The London School of Economics and Political Science (LSE) has launched a new Department of Health Policy, consolidating the School’s existing work and building on its teaching and expertise in the Health Policy field.
LSE already runs one of the largest cohort of health related post-graduate programmes in the world, with six master’s programmes and 300 students on campus at any one time. The School’s investment in a dedicated Health Policy department, signals their commitment to further growth in the field, across both teaching and research activities.
The new department will build on LSE’s burgeoning Global Health research programme which has seen the recruitment of a number of Global Health experts as well as playing a leading role in the launch of a new School-wide Global Health research initiative. It will also house LSE’s four existing health related research Centres and programmes: LSE Health, the Personal Social Services Research Unit (PSSRU), the National Institute for Health Research School for Social Care Research (SSCR) and the European Observatory on Health Systems and Policies.
Commenting on the new department, LSE’s Interim Director Professor Julia Black said: “The launch of LSE’s new Health Policy department will provide even more opportunities for the School to exploit the growth in health research funding and the demand for health-related teaching. The School has a world-leading reputation in this field, and I have no doubt that this prestigious development will enhance our global standing even further, as well as helping us to continue delivering a positive societal impact in addressing the many health care challenges of the modern world.”
Professor Elias Mossialos, incoming Head of the new Department of Health Policy added: “I am delighted to welcome this new development which builds on the existing strength and reputation of LSE in health policy and health economics and consolidates our role as a leading academic player in the field.
“The new Department will work to advance, transmit and sustain knowledge and understanding of health policy, health economics and health services research through its multidisciplinary research, teaching and public policy engagement programs. Our research will address the public health and health care challenges of the 21st century, to advance population health both nationally and internationally.”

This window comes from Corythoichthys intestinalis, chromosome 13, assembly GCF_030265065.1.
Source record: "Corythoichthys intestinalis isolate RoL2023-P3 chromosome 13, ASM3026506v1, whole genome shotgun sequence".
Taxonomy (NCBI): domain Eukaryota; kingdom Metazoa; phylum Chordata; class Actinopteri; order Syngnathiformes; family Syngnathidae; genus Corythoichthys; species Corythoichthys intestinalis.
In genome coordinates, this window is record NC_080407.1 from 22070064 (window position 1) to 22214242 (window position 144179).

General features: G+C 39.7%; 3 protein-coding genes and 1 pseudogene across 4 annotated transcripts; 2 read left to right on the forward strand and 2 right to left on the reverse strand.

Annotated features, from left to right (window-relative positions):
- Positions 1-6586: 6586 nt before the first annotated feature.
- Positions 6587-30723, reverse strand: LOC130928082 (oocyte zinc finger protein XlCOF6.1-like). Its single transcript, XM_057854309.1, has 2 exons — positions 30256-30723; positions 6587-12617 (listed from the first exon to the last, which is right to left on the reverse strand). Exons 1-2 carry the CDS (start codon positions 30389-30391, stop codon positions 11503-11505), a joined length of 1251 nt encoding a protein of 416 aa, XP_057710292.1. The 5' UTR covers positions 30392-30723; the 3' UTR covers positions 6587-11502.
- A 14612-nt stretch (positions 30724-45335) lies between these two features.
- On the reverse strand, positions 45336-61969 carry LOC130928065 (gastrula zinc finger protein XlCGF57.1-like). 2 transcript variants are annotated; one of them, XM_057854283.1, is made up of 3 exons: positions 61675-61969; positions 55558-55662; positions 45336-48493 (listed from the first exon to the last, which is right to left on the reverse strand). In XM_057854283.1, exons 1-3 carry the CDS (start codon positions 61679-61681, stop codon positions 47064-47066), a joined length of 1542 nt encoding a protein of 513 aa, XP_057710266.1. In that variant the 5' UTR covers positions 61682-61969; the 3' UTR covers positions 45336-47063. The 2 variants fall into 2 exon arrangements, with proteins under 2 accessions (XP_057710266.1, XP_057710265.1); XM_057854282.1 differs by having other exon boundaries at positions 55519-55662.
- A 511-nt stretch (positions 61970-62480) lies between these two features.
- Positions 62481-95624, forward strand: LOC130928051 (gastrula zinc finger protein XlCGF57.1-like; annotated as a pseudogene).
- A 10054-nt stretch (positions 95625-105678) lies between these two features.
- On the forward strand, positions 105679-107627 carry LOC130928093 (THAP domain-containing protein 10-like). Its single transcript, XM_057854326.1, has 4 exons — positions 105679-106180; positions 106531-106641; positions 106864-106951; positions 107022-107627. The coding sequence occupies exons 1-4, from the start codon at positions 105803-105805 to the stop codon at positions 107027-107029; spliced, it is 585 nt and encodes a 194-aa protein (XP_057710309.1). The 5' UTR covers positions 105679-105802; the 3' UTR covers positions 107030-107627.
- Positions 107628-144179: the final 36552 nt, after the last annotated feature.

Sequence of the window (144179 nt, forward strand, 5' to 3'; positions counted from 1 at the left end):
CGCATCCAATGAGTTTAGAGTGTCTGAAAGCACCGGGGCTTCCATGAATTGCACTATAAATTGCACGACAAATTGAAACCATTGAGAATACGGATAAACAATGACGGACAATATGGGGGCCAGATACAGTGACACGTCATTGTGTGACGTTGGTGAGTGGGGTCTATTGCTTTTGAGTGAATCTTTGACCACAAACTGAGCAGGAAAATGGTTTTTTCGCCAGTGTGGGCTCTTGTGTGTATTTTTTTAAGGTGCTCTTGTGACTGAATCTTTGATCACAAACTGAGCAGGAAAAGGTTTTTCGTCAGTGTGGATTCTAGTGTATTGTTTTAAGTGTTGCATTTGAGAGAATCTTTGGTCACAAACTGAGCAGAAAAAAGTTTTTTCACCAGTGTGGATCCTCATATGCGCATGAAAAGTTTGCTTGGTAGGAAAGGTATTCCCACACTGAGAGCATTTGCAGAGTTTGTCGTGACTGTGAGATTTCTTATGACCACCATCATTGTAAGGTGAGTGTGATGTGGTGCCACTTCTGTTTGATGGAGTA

The LSE Department of Health Policy will continue to expand international research and teaching links, building on LSE’s existing partnerships with Fudan University and the National Centre for Cardiovascular Disease in China, Chicago’s Harris School of Public Policy in the US, NICE in the UK and the European Society of Cardiology with whom the School already run an executive Master’s in Health Economics, Outcomes and Management in Cardiovascular Sciences. LSE and Chicago will launch the first transatlantic Master’s in Health Policy in 2018 and further growth in graduate teaching offerings is anticipated. Plans are also in place to launch a new undergraduate programme in Healthcare Management, which would be one of the first in the country.
The department will also continue to build on its diverse research agenda which includes: global health governance; the economics of social care; pandemic disease and health security; the politics of health and the use of evidence to inform health policy; cost-effectiveness research on mental health promotion and mental illness prevention; incentives to develop new antibiotics and medicines for neglected diseases; modelling costs and outcomes for dementia interventions; and measuring the value of new cancer drugs.